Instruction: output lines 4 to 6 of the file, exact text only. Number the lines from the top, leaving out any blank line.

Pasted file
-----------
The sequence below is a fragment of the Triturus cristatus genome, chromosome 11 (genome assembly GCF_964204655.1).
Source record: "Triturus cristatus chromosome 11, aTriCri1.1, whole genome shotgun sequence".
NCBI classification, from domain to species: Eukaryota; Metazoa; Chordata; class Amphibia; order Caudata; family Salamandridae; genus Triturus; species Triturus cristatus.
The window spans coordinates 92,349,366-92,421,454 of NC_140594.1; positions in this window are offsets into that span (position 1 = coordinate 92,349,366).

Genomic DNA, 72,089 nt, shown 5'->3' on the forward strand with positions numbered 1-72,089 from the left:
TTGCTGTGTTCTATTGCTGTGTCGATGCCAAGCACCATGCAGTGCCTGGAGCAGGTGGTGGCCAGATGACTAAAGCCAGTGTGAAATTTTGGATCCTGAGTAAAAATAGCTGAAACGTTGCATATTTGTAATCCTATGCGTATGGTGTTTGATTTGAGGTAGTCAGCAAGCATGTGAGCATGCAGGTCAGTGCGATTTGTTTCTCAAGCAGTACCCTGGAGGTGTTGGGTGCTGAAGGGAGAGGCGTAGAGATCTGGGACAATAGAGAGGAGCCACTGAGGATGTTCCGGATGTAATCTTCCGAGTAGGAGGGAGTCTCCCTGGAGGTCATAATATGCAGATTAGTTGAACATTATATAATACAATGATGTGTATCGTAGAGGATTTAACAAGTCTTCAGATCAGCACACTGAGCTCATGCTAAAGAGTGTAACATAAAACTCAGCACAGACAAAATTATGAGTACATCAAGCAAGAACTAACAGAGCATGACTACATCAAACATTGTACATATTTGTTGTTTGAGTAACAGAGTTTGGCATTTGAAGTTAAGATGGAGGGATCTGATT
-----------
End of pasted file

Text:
The window spans coordinates 92,349,366-92,421,454 of NC_140594.1; positions in this window are offsets into that span (position 1 = coordinate 92,349,366).

Genomic DNA, 72,089 nt, shown 5'->3' on the forward strand with positions numbered 1-72,089 from the left:
TTGCTGTGTTCTATTGCTGTGTCGATGCCAAGCACCATGCAGTGCCTGGAGCAGGTGGTGGCCAGATGACTAAAGCCAGTGTGAAATTTTGGATCCTGAGTAAAAATAGCTGAAACGTTGCATATTTGTAATCCTATGCGTATGGTGTTTGATTTGAGGTAGTCAGCAAGCATGTGAGCATGCAGGTCAGTGCGATTTGTTTCTCAAGCAGTACCCTGGAGGTGTTGGGTGCTGAAGGGAGAGGCGTAGAGATCTGGGACAATAGAGAGGAGCCACTGAGGATGTTCCGGATGTAATCTTCCGAGTAGGAGGGAGTCTCCCTGGAGGTCATAATATGCAGATTAGTTGAACATTATATAATACAATGATGTGTATCGTAGAGGATTTAACAAGTCTTCAGATCAGCACACTGAGCTCATGCTAAAGAGTGTAACATAAAACTCAGCACAGACAAAATTATGAGTACATCAAGCAAGAACTAACAGAGCATGACTACATCAAACATTGTACATATTTGTTGTTTGAGTAACAGAGTTTGGCATTTGAAGTTAAGATGGAGGGATCTGATT